Welcome to Tplyr! This is the first full and stable release of our package. With this release comes a number of new enhancements, loads of new documentation, and our complete package qualification document. Take a look at the cheatsheet!
If you’ve been keeping up, here are the things that we’ve added since the Beta release in July:
colsargument is used
get_numeric_dataand the new function
get_statistics_datato get risk difference raw numbers. Data may also be filtered directly from both functions.
As always, we welcome your feedback. If you spot a bug, would like to see a new feature, or if any documentation is unclear - submit an issue through GitHub right here.
You can Tplyr install with:
# Install from CRAN: install.packages("Tplyr") # Or install the development version: devtools::install_github("https://github.com/atorus-research/Tplyr.git")
dplyr from tidyverse is a grammar of data manipulation. So what does that allow you to do? It gives you, as a data analyst, the capability to easily and intuitively approach the problem of manipulating your data into an analysis ready form.
dplyr conceptually breaks things down into verbs that allow you to focus on what you want to do more than how you have to do it.
Tplyr is designed around a similar concept, but its focus is on building summary tables within the clinical world. In the pharmaceutical industry, a great deal of the data presented in the outputs we create are very similar. For the most part, most of these tables can be broken down into a few categories:
For many of the tables that go into a clinical submission, at least when considering safety outputs, the tables are made up of a combination of these approaches. Consider a demographics table - and let’s use an example from the PHUSE project Standard Analyses & Code Sharing - Analyses & Displays Associated with Demographics, Disposition, and Medications in Phase 2-4 Clinical Trials and Integrated Summary Documents.
When you look at this table, you can begin breaking this output down into smaller, redundant, components. These components can be viewed as ‘layers’, and the table as a whole is constructed by stacking the layers. The boxes in the image above represent how you can begin to conceptualize this.
So we have one table, with 6 summaries (7 including the next page, not shown) - but only 2 different approaches to summaries being performed. In the same way that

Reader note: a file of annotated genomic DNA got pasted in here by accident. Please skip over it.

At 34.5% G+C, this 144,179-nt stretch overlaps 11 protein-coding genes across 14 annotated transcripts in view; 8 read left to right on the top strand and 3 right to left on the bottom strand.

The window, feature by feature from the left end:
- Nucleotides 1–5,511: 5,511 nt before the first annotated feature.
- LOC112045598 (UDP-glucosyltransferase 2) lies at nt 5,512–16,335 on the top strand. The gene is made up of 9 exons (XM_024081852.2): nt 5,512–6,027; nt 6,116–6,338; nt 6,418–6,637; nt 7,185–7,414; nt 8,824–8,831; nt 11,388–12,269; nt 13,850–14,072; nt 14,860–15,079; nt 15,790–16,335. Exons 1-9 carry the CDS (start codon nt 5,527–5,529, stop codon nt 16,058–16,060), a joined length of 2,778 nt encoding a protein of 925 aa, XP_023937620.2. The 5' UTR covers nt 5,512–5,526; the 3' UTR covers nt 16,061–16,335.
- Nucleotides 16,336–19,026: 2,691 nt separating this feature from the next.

dplyr is a grammar of data manipulation,
Tplyr aims to be a grammar of data summary. The goal of
Tplyr is to allow you to program a summary table like you see it on the page, by breaking a larger problem into smaller ‘layers’, and combining them together like you see on the page.
Enough talking - let’s see some code. In these examples, we will be using data from the PHUSE Test Data Factory based on the original pilot project submission package. Note: You can see our replication of the CDISC pilot using the PHUSE Test Data Factory data here.
tplyr_table(adsl, TRT01P, where = SAFFL == "Y") %>% add_layer( group_desc(AGE, by = "Age (years)") ) %>% add_layer( group_count(AGEGR1, by = "Age Categories n (%)") ) %>% build() %>% kable()
|row_label1||row_label2||var1_Placebo||var1_Xanomeline High Dose||var1_Xanomeline Low Dose||ord_layer_index||ord_layer_1||ord_layer_2|
|Age (years)||Mean (SD)||75.2 ( 8.59)||74.4 ( 7.89)||75.7 ( 8.29)||1||1||2|
|Age (years)||Q1, Q3||69.2, 81.8||70.8, 80.0||71.0, 82.0||1||1||4|
|Age (years)||Min, Max||52, 89||56, 88||51, 88||1||1||5|
|Age Categories n (%)||<65||14 ( 16.3%)||11 ( 13.1%)||8 ( 9.5%)||2||1||1|
|Age Categories n (%)||>80||30 ( 34.9%)||18 ( 21.4%)||29 ( 34.5%)||2||1||2|
|Age Categories n (%)||65-80||42 ( 48.8%)||55 ( 65.5%)||47 ( 56.0%)||2||1||3|
We understand how important documentation and testing is within the pharmaceutical world. This is why outside of unit testing ’Tplyr includes an entire user-acceptable testing document, where requirements were established, test-cases were written, and tests were independently programmed and executed. We do this in the hope that you can leverage our work within a qualified programming environment, and that we save you a substantial amount of trouble in getting it there.
You can find the qualification document within this repository right here. The ‘uat’ folder additionally contains all of the raw files, programmatic tests, specifications, and test cases necessary to create this report.
Here are some of the high level benefits of using
There’s quite a bit more to learn! And we’ve prepared a number of other vignettes to help you get what you need out of ‘Tplyr’.
In building ‘Tplyr’, we needed some additional resources in addition to our personal experience to help guide design. PHUSE has done some great work to create guidance for standard outputs with collaboration between multiple pharmaceutical companies and the FDA. You can find some of the resource that we referenced below.